HOMELESS BENCHED: La Jolla sidewalk seating pulled from Prospect to curb offensive behavior

Two benches have been removed from Prospect Street downtown by the manager of a store fed up with homeless people offending passersby on the sidewalk.

According to the manager — who declined to be identified, photographed or directly quoted for this story for fear of reprisal — the move was a last-resort response to two specific homeless people who have used the benches to aggressively panhandle, to yell at uncomfortable volumes and, once in recent memory, to defecate.

The Light was shown the backless wooden benches but asked not to photograph them. They are dismantled and in storage at the rear of the property. The manager claimed they are the property of the owner of the building (which includes the commercial space next door) who purchased and installed them around 1990.

New La Jolla Village Merchants Association (LJVMA) president Alisha Hawrylyszyn Frank said only that “we are aware that the benches were removed,” that “these benches are the responsibility of the La Jolla Village Merchants Association” and that “we are working with those involved toward a reasonable solution.”

Even if the benches weren’t owned by this property owner, however, downtown merchants have the right to do “whatever it is they wish with the street furniture in front of their place,” according to former La Jolla Town Council president Darcy Ashley — as long as they notify the LJVMA prior to the activity.

Most Prospect Street benches belong to the LJVMA, Ashley said, since they were placed via private donations coordinated by Promote La Jolla, the non-profit merchants association predating the LJVMA. They were the passion project of the late Esther Viti, who voluntarily coordinated with donors to have them installed for Promote La Jolla in the late ‘90s. (A bench was dedicated to Viti — known by many as La Jolla’s “hat lady” — by Promote La Jolla near the former Brooks Brothers store at 1055 Wall St.)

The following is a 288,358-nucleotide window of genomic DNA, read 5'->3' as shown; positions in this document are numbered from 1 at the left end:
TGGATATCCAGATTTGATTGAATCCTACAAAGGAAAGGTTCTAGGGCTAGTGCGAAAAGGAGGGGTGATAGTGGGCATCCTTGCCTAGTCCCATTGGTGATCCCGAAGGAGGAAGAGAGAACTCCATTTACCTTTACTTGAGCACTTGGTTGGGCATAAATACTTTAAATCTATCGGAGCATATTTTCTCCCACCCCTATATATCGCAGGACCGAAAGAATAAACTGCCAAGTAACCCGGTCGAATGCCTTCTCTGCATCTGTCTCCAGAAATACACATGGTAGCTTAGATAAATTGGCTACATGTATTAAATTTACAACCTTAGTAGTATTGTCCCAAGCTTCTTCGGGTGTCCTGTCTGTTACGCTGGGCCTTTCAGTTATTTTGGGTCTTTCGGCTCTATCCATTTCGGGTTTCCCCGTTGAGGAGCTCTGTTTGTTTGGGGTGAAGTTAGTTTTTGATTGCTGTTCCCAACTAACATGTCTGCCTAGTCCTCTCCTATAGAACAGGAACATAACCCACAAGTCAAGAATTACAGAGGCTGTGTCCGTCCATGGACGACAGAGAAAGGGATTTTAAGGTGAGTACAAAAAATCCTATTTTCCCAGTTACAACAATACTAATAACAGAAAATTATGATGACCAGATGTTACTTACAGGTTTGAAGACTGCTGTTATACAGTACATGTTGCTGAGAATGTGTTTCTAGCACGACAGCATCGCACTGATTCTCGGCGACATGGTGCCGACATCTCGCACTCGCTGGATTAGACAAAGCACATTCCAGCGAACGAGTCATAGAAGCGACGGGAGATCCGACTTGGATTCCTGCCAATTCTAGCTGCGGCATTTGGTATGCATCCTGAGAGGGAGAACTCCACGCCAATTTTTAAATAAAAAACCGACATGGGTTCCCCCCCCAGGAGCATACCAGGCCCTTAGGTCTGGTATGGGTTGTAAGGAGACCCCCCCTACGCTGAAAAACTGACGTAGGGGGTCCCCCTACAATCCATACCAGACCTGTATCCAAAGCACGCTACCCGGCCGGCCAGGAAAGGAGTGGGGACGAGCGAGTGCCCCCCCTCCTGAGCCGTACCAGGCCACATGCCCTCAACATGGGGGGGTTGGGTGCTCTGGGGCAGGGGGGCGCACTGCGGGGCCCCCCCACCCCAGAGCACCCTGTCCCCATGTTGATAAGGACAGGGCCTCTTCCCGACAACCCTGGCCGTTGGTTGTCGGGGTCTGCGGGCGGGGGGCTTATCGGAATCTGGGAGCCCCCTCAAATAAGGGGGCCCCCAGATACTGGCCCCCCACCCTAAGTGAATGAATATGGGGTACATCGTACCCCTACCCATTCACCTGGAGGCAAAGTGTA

Up to three years ago, Ashley said, any merchant with a request to relocate a bench would have contacted LJVMA and been put in touch with Viti’s successor, Margie McNair. However, since McNair stopped volunteering, no one has been in charge.

“So it’s been up to the landowners and store-owners to sort it out,” Ashley said.

According to Ashley, the only requirements of merchants wishing to remove or relocate a bench are to notify LJVMA, to remove all anchoring material, so that no tripping hazard exists, and to return the bench and any memorial plaques (offered over the years to donors who helped restore older benches) to their donors if the bench is not relocated. (There were no plaques affixed to the two benches in storage.)

The Light spoke to one of the homeless people whose behavior was cited by the manager as prompting the move. The man denied engaging in any inappropriate behavior and said that he is taking up a collection, from other homeless people, to raise $500 to buy a replacement bench and place it in front of the store themselves. (Initially, the homeless man said, he intended to gather his friends and stage a protest, but he changed his mind after “people who know” told him “there would be consequences” for such an action.)

The homeless man also refused to identify himself or be photographed, claiming that every homeless person written about by the Light in the past year has been arrested “because the higher-ups in La Jolla prefer us to stay invisible.”

Providing opportunities for tourists to sit in the heavily trafficked area of Prospect Street and Girard Avenue, without encouraging homeless to displace them, is a balancing act dating back at least 10 years. In 2008, Viti went as far as seeking volunteers to bench-sit in three-hour shifts to send a message to homeless people that they were not welcome. (The idea was never implemented.)

“I just try to encourage them to move along,” said Gerhard Bendl, owner of Bendl’s Custom Shirts of Lajolla at 7872 Girard Ave., which has a bench on its sidewalk.

“It’s just very sad,” Bendl said. “There’s one gentleman in his mid-thirties who hangs around here who needs a lot of help. And I do try to help them out. There was this guy walking around with his shoes wrapped in cellophane. So I approached him with a pair of tennis shoes and offered them to him.”

The homeless man’s response, according to Bendl, was “Oh no, I don’t wear those.”

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